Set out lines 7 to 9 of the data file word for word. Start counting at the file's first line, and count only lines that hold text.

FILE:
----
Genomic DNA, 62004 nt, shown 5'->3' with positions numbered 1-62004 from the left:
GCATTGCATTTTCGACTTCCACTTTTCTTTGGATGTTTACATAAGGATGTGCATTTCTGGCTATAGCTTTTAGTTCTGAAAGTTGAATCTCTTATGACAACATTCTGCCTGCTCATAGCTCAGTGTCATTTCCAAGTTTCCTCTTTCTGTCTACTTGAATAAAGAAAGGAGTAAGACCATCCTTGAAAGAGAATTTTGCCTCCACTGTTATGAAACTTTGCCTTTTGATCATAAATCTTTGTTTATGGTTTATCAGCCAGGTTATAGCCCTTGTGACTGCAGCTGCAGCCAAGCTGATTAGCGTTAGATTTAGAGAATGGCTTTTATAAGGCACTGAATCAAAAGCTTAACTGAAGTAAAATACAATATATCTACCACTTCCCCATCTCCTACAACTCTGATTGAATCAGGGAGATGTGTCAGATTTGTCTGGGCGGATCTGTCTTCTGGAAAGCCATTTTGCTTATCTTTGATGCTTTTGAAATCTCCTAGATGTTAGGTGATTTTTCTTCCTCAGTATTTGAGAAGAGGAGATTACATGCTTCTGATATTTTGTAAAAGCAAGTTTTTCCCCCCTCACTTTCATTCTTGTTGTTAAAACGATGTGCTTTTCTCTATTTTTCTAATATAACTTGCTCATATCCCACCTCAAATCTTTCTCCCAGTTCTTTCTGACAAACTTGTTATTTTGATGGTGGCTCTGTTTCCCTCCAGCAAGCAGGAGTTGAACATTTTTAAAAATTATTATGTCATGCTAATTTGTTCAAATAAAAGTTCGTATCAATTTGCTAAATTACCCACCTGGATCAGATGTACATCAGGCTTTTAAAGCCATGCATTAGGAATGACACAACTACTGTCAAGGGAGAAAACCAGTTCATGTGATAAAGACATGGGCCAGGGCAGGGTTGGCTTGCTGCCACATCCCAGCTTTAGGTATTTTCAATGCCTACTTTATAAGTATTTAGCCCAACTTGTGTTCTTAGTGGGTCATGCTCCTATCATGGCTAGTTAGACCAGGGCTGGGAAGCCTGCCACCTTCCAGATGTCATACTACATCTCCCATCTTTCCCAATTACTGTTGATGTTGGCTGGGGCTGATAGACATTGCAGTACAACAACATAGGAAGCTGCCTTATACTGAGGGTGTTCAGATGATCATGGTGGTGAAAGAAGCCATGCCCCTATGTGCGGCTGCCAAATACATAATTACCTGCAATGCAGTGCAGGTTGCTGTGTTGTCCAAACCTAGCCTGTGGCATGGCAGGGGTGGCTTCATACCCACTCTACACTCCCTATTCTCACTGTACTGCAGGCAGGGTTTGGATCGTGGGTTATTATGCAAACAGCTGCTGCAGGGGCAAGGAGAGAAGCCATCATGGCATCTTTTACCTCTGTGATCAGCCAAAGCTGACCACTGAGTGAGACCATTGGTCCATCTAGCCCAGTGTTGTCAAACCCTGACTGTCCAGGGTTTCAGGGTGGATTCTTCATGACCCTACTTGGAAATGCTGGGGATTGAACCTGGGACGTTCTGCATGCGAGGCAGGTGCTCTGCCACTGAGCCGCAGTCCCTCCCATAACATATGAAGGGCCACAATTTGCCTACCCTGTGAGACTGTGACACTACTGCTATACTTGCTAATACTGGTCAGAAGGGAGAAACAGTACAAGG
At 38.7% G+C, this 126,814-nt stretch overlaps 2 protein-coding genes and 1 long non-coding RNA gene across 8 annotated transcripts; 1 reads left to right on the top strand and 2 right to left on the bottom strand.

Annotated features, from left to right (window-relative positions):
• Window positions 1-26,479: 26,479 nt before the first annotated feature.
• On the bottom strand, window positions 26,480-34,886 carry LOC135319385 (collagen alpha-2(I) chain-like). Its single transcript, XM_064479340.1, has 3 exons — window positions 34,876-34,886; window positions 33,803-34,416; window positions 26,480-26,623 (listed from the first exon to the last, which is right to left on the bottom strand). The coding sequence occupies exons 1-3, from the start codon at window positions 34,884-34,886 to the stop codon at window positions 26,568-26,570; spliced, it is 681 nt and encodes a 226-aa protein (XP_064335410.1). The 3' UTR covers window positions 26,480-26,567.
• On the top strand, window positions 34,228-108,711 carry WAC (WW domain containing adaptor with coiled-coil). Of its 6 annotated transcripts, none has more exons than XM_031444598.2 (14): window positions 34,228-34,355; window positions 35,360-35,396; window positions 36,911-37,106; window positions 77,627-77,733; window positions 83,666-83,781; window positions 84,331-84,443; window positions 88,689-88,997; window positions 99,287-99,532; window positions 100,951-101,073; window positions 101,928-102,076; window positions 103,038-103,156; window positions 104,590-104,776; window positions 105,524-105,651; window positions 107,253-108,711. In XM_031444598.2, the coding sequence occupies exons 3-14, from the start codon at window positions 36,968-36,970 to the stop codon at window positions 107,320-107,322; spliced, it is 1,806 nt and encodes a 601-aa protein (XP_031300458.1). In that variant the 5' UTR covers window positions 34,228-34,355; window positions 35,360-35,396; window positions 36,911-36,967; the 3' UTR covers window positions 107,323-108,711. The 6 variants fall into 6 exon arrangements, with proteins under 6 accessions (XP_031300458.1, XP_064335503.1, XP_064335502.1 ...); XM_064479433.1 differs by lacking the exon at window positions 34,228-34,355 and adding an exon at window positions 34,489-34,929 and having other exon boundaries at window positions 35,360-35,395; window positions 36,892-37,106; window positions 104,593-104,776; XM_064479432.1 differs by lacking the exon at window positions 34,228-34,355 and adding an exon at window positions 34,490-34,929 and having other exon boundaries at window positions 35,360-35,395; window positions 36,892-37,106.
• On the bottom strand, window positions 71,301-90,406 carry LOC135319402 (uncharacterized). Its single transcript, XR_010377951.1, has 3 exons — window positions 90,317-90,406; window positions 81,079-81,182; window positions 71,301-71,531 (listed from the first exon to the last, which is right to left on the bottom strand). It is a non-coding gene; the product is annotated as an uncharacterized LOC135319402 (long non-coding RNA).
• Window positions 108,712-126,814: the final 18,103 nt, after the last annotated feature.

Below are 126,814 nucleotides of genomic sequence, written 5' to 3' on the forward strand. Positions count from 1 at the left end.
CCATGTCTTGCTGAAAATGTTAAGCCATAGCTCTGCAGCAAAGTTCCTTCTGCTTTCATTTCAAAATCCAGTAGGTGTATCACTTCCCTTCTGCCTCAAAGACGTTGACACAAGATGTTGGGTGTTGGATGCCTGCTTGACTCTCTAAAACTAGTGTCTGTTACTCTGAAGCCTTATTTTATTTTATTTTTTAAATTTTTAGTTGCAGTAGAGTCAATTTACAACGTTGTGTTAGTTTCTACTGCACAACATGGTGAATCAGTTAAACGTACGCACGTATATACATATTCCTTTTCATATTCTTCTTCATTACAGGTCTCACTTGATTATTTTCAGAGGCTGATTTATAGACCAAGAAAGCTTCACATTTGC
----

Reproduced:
• On the top strand, window positions 34,228-108,711 carry WAC (WW domain containing adaptor with coiled-coil). Of its 6 annotated transcripts, none has more exons than XM_031444598.2 (14): window positions 34,228-34,355; window positions 35,360-35,396; window positions 36,911-37,106; window positions 77,627-77,733; window positions 83,666-83,781; window positions 84,331-84,443; window positions 88,689-88,997; window positions 99,287-99,532; window positions 100,951-101,073; window positions 101,928-102,076; window positions 103,038-103,156; window positions 104,590-104,776; window positions 105,524-105,651; window positions 107,253-108,711. In XM_031444598.2, the coding sequence occupies exons 3-14, from the start codon at window positions 36,968-36,970 to the stop codon at window positions 107,320-107,322; spliced, it is 1,806 nt and encodes a 601-aa protein (XP_031300458.1). In that variant the 5' UTR covers window positions 34,228-34,355; window positions 35,360-35,396; window positions 36,911-36,967; the 3' UTR covers window positions 107,323-108,711. The 6 variants fall into 6 exon arrangements, with proteins under 6 accessions (XP_031300458.1, XP_064335503.1, XP_064335502.1 ...); XM_064479433.1 differs by lacking the exon at window positions 34,228-34,355 and adding an exon at window positions 34,489-34,929 and having other exon boundaries at window positions 35,360-35,395; window positions 36,892-37,106; window positions 104,593-104,776; XM_064479432.1 differs by lacking the exon at window positions 34,228-34,355 and adding an exon at window positions 34,490-34,929 and having other exon boundaries at window positions 35,360-35,395; window positions 36,892-37,106.
• On the bottom strand, window positions 71,301-90,406 carry LOC135319402 (uncharacterized). Its single transcript, XR_010377951.1, has 3 exons — window positions 90,317-90,406; window positions 81,079-81,182; window positions 71,301-71,531 (listed from the first exon to the last, which is right to left on the bottom strand). It is a non-coding gene; the product is annotated as an uncharacterized LOC135319402 (long non-coding RNA).
• Window positions 108,712-126,814: the final 18,103 nt, after the last annotated feature.